what is the price of a human life?

If my friends are to be believed, doctors occupy the same hated position in China that lawyers occupy in the United States; they are the white-collar workers who represent all that is wrong with the system.

Indeed, the similarities between stereotypes are striking: Chinese doctors are said to be only working for money; if you go to a public doctor, you can expect substandard care, and; the purpose of medicine is to keep you in the system, paying for unnecessary tests and medicines. Good doctors are few; they work against a system that is stacked against them, and the common people suffer for the greed of the majority of bad doctors. Similarly, not a few Americans hold the same ideas, albeit about lawyers. Private attorneys are only in it for the money; if you have a public attorney you can expect to lose your case, and; the purpose of legal advice is to keep you in the system, paying for unnecessary hours and court appearance. Good lawyers are few; they work against a system that is stacked against them, and the common people suffer for the greed of the majority of bad doctors.

Not unsurprisingly, there are all sorts of Chinese doctor shows — both for entertainment and self-help, just as there all sorts of US American lawyer shows and call-in programs. A popular trope in both countries is the renegade who addresses the injustice of the system, dispensing healthcare and legal aid without thought for his or her personal gain. In these shows, lives are at stake and doctors and lawyers save the day in happy endings and loose the day in tragedies. Likewise, an assortment of hacks lurk in these programs and take advantage of unsuspecting or desperate folk, who have nowhere else to turn. Moreover,there is generally an implied moral entitlement: good characters should receive top medical care in China or the very best representation (in the US).

Interestingly, the contempt that common Chinese and ordinary Americans feel for their doctors and lawyers, respectively, is directly related to the fact that (unlike other white-collar workers), doctors and lawyers represent the highest political values in their country. The purpose of government in China, for example, is to provide for the wellbeing of the population. This care includes healthy food, affordable homes, and timely medical care. Indeed, it is remarkable the outrage and press coverage that these three issues consistently generate in the Chinese press, online, and now through weixin (Tencent’s We Chat app).  In the US, we hold our government accountable to protect our rights, both from each other and against corporations. In China, doctors are the last line of defence in securing wellbeing. Likewise, in the US, we turn to lawyers to secure our rights. And yes, those who break the law and get away with it repeatedly show up in the headlines, while taking on the legal system and calls for particular uses there of can turn mere pundits into talk show personalities and ordinary people into national heroes.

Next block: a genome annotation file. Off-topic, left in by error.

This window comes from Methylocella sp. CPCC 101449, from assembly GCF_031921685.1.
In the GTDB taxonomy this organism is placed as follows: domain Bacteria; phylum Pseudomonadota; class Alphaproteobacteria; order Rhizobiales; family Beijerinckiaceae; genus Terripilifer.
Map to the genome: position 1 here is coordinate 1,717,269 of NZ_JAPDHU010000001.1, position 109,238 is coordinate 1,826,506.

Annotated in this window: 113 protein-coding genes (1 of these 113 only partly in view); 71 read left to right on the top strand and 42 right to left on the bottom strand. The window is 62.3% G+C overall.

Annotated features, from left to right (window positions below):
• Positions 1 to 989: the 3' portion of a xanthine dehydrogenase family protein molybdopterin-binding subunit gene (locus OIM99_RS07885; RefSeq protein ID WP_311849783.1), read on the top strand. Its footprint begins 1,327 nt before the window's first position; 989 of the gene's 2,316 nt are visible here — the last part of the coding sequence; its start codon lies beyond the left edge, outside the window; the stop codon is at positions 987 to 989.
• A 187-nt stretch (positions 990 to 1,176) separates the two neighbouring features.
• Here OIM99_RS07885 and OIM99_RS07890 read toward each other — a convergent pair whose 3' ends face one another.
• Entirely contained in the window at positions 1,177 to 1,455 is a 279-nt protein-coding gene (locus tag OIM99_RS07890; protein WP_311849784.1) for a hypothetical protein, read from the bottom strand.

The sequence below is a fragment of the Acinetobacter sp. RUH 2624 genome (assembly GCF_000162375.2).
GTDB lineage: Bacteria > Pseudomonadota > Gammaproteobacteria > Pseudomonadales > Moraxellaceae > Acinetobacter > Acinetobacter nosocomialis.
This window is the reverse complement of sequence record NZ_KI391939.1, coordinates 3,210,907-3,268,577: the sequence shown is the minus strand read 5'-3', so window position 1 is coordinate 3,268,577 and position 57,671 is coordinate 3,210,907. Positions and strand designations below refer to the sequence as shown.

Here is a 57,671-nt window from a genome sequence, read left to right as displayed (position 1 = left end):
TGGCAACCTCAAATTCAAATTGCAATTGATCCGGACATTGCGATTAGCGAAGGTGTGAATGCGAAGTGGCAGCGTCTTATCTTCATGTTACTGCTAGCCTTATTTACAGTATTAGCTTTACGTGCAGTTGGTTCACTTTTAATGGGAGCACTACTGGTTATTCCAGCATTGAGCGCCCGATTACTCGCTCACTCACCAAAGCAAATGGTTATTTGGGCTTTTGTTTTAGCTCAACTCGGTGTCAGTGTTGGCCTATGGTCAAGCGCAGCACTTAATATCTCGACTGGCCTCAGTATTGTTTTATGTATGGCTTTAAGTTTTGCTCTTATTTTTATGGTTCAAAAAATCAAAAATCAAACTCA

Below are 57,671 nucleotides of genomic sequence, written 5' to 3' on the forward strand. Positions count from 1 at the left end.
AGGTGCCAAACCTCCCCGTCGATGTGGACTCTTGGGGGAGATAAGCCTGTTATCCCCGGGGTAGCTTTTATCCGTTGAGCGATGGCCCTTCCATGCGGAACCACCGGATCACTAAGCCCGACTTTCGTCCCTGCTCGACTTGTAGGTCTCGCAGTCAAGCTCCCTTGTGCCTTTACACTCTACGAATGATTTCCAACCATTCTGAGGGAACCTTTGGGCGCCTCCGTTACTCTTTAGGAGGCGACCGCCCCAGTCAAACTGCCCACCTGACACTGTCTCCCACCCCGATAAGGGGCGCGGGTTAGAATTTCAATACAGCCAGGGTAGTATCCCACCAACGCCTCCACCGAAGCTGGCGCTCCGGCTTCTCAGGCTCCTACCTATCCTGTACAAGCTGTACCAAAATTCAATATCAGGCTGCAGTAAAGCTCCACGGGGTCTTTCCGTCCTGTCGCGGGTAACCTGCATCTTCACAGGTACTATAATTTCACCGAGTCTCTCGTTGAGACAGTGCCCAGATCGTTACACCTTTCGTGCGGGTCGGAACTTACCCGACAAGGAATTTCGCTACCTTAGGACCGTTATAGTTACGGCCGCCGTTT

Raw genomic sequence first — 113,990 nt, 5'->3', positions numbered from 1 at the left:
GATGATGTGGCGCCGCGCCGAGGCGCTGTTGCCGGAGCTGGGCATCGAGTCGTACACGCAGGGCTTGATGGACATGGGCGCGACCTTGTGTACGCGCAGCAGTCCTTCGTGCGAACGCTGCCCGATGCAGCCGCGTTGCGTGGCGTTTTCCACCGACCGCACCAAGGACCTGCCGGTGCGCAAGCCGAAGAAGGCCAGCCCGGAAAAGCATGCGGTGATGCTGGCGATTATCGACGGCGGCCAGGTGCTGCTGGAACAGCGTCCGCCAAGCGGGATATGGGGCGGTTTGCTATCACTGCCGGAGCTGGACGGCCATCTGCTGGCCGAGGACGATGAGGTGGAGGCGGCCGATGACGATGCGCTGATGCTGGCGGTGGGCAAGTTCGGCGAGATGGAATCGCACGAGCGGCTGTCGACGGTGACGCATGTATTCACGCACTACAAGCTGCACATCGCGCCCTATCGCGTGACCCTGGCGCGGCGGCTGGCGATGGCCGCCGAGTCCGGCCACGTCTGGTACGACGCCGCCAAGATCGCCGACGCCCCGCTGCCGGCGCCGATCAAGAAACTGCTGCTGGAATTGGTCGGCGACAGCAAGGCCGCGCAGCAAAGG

Speculation du jour: Chinese doctors and US American lawyers have been cast as villians and heroes in national dramas because neither system is providing the “good life” for its people. In China, wellbeing is the highest value and doctors exist to maintain this wellbeing. In the US, fairness is the highest value and lawyers exist to ensure a level playing field. However, in both countries, those in most need of healthcare or legal aid are most likely not to receive it. Moreover, Chinese doctors often can’t provide adequete healthcare without bankrupting patients, just as UA lawyers can’t provide decent representation without bankrupting clients. In both cases, systemic breakdowns break ordinary lives. Nevertheless, public anger has not (yet) led for widespread calls to change either the Chinese or American systems, but rather nasty jokes about and threats against doctors and lawyers, respectively.